How the hunt for alien life is about to get real - We Are The Mighty
MIGHTY TACTICAL

How the hunt for alien life is about to get real

NASA and other agencies are building a handful of telescopes to probe the universe’s most puzzling mysteries.

From vantage points on Earth and in space, the upcoming telescopes will rely on next-generation technologies in their attempts to answer some of scientists’ biggest questions about dark matter, the expansion of the universe, and alien life.

Some will provide 100 times more information than today’s most powerful tools for observing the skies.

The first of these telescopes, NASA’s highly anticipated James Webb Space Telescope, is slated to launch in 2021, then start scanning the atmospheres of distant worlds for clues about extraterrestrial life. As early as 2022, other new telescopes in space will take unprecedented observations of the skies, while observatories on Earth peer back into the ancient universe.

Here’s what’s in the pipeline and what these new tools could reveal.


How the hunt for alien life is about to get real

The Hubble space telescope in 2002.

(NASA/ESA)

Since its launch in 1990, NASA’s Hubble Space Telescope has discovered new planets, revealed strange galaxies, and provided new insights into the nature of black holes.

It also found that the universe is expanding more quickly than scientists imagined.

How the hunt for alien life is about to get real

Nine years’ worth of observations by the Hubble Space Telescope revealed about 10,000 galaxies in one of the deepest, darkest patches of night sky in the universe.

(NASA/ESA/IPAC/Caltech/STScI/Arizona State University)

How the hunt for alien life is about to get real

In February 2010, the Hubble Space Telescope captured the chaos atop a pillar of gas and dust, three light-years tall, which is being eaten away by the light of nearby bright stars.

(NASA, ESA, M. Livio and the Hubble 20th Anniversary Team)

How the hunt for alien life is about to get real

(NASA/Chris Gunn)

First, NASA is building the James Webb Space Telescope (JWST) to peer into the history of the universe.

It will study how the first stars and galaxies formed, how planets are born, and where there might be life in the universe.

The upcoming telescope is fully assembled and now faces a long testing process in Northrop Grumman’s California facilities before its launch date on March 30, 2021.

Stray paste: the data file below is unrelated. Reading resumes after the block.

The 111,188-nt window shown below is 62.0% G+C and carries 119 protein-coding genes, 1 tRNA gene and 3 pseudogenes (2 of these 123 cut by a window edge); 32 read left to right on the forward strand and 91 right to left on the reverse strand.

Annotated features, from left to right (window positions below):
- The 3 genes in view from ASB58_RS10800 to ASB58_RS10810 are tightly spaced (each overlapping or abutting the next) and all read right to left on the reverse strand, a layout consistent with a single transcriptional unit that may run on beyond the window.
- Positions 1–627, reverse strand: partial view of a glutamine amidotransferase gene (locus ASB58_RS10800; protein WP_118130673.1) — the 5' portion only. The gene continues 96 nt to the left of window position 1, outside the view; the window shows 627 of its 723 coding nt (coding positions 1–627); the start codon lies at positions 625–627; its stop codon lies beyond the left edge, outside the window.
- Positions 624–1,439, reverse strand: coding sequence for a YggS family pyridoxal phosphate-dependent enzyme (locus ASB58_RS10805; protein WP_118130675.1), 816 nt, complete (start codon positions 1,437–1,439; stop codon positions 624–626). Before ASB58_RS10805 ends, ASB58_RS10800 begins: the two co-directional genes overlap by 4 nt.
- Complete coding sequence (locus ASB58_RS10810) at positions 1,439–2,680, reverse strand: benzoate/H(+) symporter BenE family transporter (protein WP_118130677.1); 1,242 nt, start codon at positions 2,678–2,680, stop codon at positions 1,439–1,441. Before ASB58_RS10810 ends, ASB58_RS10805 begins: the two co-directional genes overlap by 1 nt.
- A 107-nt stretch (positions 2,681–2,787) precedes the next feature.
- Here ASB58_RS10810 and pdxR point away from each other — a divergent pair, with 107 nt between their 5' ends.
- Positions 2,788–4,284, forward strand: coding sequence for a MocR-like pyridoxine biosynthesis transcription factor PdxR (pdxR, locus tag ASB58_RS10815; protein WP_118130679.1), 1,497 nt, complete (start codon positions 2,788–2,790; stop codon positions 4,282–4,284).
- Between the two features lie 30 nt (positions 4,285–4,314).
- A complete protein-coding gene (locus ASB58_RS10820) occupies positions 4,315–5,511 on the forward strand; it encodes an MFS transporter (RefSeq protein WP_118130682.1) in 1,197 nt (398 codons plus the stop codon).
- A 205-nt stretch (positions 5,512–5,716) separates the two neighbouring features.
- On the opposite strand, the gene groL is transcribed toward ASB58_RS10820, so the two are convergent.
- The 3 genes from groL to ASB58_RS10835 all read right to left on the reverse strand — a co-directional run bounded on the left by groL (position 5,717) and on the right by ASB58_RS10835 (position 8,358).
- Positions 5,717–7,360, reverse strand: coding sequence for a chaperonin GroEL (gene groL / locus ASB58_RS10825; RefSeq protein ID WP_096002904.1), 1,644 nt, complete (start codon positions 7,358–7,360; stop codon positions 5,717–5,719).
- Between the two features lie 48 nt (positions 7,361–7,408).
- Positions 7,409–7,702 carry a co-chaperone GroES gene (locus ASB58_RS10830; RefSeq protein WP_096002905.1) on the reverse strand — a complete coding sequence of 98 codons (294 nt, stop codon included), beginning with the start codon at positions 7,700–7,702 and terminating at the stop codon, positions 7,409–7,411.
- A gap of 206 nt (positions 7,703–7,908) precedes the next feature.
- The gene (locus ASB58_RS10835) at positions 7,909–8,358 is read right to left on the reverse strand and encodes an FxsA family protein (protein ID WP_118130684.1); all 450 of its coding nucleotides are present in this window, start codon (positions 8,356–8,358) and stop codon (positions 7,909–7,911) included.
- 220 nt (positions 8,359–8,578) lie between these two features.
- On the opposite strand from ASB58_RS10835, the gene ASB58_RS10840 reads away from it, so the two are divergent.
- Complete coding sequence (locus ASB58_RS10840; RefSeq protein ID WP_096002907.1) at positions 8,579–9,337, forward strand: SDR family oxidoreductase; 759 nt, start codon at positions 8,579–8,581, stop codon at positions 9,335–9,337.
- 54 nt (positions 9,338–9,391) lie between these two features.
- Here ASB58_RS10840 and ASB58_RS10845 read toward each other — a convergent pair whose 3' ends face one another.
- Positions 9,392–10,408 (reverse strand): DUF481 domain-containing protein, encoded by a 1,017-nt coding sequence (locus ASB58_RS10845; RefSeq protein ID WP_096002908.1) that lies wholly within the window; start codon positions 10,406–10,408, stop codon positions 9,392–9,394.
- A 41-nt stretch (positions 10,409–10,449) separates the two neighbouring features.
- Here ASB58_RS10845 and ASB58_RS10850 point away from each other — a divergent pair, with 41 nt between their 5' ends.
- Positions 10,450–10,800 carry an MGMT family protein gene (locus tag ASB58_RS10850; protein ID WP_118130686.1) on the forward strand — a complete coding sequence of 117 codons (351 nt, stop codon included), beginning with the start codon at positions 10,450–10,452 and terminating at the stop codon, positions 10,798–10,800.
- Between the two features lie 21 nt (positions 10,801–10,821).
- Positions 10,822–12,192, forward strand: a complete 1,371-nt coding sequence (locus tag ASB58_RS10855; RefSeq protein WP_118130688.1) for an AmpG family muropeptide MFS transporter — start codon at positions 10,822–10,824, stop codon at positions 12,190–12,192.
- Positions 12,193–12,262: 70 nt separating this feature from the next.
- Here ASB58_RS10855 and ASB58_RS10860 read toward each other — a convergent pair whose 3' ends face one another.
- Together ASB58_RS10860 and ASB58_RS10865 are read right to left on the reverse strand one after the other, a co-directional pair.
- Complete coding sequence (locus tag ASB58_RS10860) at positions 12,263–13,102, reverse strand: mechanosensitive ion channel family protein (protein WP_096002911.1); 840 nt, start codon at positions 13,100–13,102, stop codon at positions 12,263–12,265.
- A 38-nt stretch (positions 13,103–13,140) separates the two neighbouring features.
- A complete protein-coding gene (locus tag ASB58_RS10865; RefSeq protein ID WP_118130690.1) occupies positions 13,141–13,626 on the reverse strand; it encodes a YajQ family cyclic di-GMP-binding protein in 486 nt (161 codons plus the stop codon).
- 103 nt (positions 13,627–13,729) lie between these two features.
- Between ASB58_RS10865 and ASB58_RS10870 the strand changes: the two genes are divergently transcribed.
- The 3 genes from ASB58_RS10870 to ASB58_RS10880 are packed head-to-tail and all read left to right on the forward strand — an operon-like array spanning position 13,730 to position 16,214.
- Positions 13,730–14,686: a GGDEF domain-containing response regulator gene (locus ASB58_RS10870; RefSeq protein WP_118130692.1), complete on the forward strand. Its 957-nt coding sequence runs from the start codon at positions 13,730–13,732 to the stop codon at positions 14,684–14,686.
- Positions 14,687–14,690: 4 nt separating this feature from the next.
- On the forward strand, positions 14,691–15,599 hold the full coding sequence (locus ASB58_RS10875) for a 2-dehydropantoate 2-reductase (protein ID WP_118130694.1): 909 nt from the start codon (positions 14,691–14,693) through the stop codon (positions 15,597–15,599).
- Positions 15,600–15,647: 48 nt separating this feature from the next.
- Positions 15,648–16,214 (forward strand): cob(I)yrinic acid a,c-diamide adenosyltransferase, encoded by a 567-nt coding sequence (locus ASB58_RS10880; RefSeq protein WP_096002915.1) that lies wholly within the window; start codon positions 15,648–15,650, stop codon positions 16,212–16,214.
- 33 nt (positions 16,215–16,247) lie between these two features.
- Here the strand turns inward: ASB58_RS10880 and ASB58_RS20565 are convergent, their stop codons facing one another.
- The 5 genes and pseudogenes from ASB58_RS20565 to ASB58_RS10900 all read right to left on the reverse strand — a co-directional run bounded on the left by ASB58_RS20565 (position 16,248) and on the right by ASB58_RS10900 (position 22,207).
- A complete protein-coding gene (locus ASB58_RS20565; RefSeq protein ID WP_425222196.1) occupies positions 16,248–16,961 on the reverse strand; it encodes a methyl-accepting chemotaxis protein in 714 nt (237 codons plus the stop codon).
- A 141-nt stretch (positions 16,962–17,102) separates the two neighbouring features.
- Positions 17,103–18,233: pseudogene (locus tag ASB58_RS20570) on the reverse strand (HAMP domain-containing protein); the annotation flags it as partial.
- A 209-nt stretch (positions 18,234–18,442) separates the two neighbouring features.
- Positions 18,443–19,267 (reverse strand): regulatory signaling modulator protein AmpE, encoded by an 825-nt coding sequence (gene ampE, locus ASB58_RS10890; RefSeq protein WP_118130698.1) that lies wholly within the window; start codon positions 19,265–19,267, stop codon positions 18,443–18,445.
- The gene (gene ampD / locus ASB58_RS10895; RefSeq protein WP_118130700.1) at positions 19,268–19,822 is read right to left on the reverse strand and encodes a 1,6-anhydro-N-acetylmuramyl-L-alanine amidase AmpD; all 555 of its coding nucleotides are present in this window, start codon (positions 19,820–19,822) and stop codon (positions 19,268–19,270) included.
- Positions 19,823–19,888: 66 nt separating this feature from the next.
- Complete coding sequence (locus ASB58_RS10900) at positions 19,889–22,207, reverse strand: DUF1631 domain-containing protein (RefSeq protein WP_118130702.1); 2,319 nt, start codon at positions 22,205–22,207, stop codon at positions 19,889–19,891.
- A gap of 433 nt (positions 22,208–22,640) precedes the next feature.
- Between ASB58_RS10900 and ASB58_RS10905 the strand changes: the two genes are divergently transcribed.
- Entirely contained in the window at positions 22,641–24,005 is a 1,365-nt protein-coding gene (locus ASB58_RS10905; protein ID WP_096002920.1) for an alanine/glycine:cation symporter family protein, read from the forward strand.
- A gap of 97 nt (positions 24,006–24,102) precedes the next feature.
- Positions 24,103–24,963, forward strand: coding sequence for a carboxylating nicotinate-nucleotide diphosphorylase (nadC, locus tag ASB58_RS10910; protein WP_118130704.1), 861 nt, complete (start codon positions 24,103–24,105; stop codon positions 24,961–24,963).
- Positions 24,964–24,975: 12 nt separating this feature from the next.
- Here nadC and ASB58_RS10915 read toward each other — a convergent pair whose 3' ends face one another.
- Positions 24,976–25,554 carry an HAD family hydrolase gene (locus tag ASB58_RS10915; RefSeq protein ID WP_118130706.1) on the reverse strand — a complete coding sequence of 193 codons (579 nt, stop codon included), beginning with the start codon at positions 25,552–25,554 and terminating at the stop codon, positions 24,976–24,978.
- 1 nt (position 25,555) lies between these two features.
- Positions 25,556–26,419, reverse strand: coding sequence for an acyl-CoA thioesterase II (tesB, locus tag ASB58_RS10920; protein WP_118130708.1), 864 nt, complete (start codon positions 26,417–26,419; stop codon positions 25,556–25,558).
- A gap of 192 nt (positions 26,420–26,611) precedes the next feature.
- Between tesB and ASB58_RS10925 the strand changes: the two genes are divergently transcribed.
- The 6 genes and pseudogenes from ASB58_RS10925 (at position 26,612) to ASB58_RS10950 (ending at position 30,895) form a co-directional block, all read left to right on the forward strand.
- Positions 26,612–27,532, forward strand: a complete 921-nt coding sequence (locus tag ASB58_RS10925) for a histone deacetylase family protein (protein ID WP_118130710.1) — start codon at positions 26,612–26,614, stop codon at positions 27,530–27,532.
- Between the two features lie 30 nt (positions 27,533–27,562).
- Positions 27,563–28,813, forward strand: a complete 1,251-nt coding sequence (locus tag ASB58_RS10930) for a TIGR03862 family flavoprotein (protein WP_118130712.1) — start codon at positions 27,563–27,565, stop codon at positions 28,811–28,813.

How the hunt for alien life is about to get real

NASA engineers unveil the giant golden mirror of NASA’s James Webb Space Telescope.

(NASA Goddard)

A 21-foot-wide beryllium mirror will help the James Webb telescope observe faraway galaxies in detail and capture extremely faint signals within our own galaxy.

The farther it looks out into space, the more the telescope will look back in time, so it could even detect the first glows of the Big Bang.

JWST will also observe distant, young galaxies in detail we’ve never seen before.

How the hunt for alien life is about to get real

An illustration of the James Webb Space Telescope (JWST) detecting infrared light in space.

(NASA)

Thanks to new infrared technology, the telescope could provide an unprecedented view of the supermassive black hole at the Milky Way’s center.

Such imaging could help answer questions about how the galaxy and its black hole formed.

“Does the black hole come first and stars form around it? Do stars gather together and collide to form the black hole? These are questions we want to answer,” Jay Anderson, a JWST scientist, said in an October press release.

How the hunt for alien life is about to get real

The artist concept depicts Kepler-62e, a super-Earth in the habitable zone of a star smaller and cooler than the sun, located about 1,200 light-years away in the constellation Lyra.

(NASA/Ames/JPL-Caltech)

JWST will also search for signs of alien life in the atmospheres of exoplanets (the term for planets outside our solar system) — but only those larger than Earth.

By measuring the intensity of star light passing through a planet’s atmosphere, the telescope could calculate the composition of that atmosphere.

How the hunt for alien life is about to get real

An illustration of what it might look like on the surface of TRAPPIST-1f, a rocky planet 39 light-years away from Earth.

(NASA/JPL-Caltech)

Scientists have already identified over 4,000 exoplanets.

But as of yet, they haven’t been able to study most of those planets’ atmospheres to look for signs of life, also known as “biosignatures.”

How the hunt for alien life is about to get real

This artist’s impression shows an imagined view from the surface one of three planets orbiting an ultra-cool dwarf star just 40 light-years from Earth.

(ESO/M. Kornmesser)

If an exoplanet’s atmosphere contains both methane and carbon dioxide, for example, those are clues that there could be life there. JWST will look for signs like that.

Earth’s atmosphere has a lot of oxygen because life has been producing it for billions of years. Oxygen isn’t stable enough to last long on its own, so it must be constantly produced in order to be so abundant.

The combination of carbon dioxide and methane (like in Earth’s atmosphere) is even more telling, especially if there’s no carbon monoxide.